The anticipated inauguration of India's first electronic chip manufacturing facility is on the horizon, with Union Telecom and IT Minister Ashwini Vaishnaw revealing a prospective one-year timeline, as reported by The Times Of India.
The government has allocated an initial $10 billion incentive package to foster a robust semiconductor manufacturing ecosystem, encompassing the establishment of a wafer fabrication plant.
These fabrication facilities are the foundational elements for the creation of physical chips that drive the advanced electronic products of today.
Minister Vaishnaw outlined the strategic areas of focus for achieving global leadership in this domain. He emphasised that the telecom and electric vehicle (EV) segments have emerged as significant domains for semiconductor applications.
He also underscored the concerted efforts in these emerging fields, stating, "We are earnestly working on these areas. Anticipate noteworthy achievements in the coming months, encompassing wafer fabrication, chip design, manufacturing, and the entire semiconductor ecosystem."
When asked if it would be in a year, the minister said, "No. We will see success very soon."
He credited the confidence of the global community in India's capabilities, citing the successful investment made by the US-based storage chip manufacturer, Micron, in India.
The company had earlier announced its commitment to establish a semiconductor assembly and testing plant in Gujarat, entailing a total investment of $ 2.75 billion (approximately Rs 22,540 crore).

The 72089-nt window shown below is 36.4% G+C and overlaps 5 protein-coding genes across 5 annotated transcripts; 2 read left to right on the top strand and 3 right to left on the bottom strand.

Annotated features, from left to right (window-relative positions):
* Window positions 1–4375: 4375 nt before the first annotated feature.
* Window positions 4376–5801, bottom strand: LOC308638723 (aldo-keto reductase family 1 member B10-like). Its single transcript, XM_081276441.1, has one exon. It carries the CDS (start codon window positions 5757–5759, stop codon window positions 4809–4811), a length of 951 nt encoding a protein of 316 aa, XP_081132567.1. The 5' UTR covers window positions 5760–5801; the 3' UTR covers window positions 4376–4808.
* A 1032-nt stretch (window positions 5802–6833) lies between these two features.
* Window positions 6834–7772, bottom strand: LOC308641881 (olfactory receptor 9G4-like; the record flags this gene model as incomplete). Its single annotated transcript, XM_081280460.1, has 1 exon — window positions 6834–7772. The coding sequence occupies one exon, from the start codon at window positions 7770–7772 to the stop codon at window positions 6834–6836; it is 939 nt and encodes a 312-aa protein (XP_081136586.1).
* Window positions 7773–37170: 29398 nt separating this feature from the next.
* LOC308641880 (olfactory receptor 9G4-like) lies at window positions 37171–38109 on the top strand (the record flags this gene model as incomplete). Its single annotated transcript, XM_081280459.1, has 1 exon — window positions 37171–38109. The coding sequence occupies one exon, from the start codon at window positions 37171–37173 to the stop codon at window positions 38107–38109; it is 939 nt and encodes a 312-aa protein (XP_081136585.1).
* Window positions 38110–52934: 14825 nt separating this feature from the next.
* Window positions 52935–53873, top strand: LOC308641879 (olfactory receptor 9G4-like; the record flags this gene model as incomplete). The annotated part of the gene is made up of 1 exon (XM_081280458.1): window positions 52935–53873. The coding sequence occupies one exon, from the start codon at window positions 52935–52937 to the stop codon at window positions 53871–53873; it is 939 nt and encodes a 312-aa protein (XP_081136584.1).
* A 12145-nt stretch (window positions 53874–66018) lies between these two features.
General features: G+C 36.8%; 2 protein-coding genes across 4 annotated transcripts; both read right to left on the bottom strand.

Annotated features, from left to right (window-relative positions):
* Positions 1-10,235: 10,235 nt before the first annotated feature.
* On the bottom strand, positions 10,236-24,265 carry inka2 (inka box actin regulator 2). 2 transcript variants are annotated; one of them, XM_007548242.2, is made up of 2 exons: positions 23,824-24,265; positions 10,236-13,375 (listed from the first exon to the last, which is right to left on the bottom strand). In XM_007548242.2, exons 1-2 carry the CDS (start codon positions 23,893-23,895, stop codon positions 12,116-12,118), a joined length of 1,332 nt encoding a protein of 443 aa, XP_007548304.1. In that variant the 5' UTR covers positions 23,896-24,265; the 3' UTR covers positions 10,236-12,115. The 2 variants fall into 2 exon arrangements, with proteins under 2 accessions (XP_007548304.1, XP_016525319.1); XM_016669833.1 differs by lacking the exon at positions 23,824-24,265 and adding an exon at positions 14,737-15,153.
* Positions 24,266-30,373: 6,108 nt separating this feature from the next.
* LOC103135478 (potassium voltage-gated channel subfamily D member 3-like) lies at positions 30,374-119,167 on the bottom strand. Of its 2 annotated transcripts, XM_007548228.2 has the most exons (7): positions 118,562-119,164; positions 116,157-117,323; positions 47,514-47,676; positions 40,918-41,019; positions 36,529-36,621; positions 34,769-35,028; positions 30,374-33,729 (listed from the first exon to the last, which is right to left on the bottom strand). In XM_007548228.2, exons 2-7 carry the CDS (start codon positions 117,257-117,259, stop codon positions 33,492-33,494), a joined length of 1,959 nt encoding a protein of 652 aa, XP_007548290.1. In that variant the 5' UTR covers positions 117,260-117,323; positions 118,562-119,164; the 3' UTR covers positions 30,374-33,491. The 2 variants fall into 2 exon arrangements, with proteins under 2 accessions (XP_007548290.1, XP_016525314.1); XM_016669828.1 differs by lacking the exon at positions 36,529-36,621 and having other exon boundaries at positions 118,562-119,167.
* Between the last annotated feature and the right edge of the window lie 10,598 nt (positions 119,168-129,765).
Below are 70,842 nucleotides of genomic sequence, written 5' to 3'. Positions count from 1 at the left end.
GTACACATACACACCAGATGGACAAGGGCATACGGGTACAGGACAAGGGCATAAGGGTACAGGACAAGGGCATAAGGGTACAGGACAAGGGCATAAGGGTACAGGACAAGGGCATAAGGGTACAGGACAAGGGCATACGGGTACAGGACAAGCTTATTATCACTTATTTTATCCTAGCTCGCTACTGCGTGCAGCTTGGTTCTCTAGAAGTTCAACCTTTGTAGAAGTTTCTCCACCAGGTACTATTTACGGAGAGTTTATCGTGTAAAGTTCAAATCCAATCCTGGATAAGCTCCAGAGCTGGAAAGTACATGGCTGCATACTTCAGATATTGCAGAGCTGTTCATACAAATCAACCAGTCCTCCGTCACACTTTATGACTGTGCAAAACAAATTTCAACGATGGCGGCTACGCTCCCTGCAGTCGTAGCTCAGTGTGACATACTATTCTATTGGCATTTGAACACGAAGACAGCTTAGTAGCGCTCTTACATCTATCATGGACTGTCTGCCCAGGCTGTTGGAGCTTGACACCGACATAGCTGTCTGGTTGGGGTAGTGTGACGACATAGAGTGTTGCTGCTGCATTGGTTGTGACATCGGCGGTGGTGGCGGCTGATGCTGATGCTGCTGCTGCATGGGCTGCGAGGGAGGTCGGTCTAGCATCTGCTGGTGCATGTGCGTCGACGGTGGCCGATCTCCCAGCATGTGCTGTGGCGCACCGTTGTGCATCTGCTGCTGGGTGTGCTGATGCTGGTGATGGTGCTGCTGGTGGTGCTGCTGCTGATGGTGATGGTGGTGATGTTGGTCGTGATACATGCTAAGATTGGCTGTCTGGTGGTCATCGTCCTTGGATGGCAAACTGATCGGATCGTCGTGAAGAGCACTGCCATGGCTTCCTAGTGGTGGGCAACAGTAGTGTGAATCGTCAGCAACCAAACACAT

According to Vaishnaw, "As per the information available to me, five companies affiliated with Micron have initiated the land identification process. One of Micron's key ecosystem partners, specialising in substrate production, is already in the land allocation phase."
The government has already established a timeline for the commercial launch of India's first homegrown chipsets under the Digital India RISC-V programme, anticipated to be realised by 2023-24.
To achieve this, premier institutions like IIT Madras and the Centre for Development of Advanced Computing (CDAC) have developed two microprocessors, Shakti (32-bit) and Vega (64-bit), respectively, based on open-source architecture, under the auspices of the Ministry of Electronics and IT's Microprocessor Development Programme.
Minister Vaishnaw emphasised that the government's efforts are centered on fostering the development of 4-5 critical components, with the intent to establish India as a global hub capable of not only fulfilling domestic demands but also exporting these components to the international market.
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